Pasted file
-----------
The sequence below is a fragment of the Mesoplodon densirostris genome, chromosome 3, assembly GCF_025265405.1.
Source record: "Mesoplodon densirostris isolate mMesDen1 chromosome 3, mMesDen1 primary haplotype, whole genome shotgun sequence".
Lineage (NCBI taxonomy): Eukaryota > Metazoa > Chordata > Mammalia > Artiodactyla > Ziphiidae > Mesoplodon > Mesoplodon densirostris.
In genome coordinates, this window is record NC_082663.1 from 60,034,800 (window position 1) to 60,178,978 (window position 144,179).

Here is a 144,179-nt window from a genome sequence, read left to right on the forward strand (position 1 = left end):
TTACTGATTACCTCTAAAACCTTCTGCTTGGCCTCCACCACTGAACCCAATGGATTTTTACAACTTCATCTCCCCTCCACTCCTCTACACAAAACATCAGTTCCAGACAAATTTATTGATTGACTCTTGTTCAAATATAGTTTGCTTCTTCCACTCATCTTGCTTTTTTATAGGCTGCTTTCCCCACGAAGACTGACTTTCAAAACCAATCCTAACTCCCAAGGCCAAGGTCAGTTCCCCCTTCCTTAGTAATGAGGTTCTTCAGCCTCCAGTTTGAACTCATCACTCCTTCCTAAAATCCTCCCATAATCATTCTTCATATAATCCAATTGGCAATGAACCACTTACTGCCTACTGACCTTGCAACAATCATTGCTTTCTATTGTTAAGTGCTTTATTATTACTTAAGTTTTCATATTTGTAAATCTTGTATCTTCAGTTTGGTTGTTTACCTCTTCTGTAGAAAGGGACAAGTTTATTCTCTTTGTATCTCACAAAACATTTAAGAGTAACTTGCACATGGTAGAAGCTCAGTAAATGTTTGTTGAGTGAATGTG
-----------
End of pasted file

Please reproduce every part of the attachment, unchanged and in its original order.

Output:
The sequence below is a fragment of the Mesoplodon densirostris genome, chromosome 3, assembly GCF_025265405.1.
Source record: "Mesoplodon densirostris isolate mMesDen1 chromosome 3, mMesDen1 primary haplotype, whole genome shotgun sequence".
Lineage (NCBI taxonomy): Eukaryota > Metazoa > Chordata > Mammalia > Artiodactyla > Ziphiidae > Mesoplodon > Mesoplodon densirostris.
In genome coordinates, this window is record NC_082663.1 from 60,034,800 (window position 1) to 60,178,978 (window position 144,179).

Here is a 144,179-nt window from a genome sequence, read left to right on the forward strand (position 1 = left end):
TTACTGATTACCTCTAAAACCTTCTGCTTGGCCTCCACCACTGAACCCAATGGATTTTTACAACTTCATCTCCCCTCCACTCCTCTACACAAAACATCAGTTCCAGACAAATTTATTGATTGACTCTTGTTCAAATATAGTTTGCTTCTTCCACTCATCTTGCTTTTTTATAGGCTGCTTTCCCCACGAAGACTGACTTTCAAAACCAATCCTAACTCCCAAGGCCAAGGTCAGTTCCCCCTTCCTTAGTAATGAGGTTCTTCAGCCTCCAGTTTGAACTCATCACTCCTTCCTAAAATCCTCCCATAATCATTCTTCATATAATCCAATTGGCAATGAACCACTTACTGCCTACTGACCTTGCAACAATCATTGCTTTCTATTGTTAAGTGCTTTATTATTACTTAAGTTTTCATATTTGTAAATCTTGTATCTTCAGTTTGGTTGTTTACCTCTTCTGTAGAAAGGGACAAGTTTATTCTCTTTGTATCTCACAAAACATTTAAGAGTAACTTGCACATGGTAGAAGCTCAGTAAATGTTTGTTGAGTGAATGTG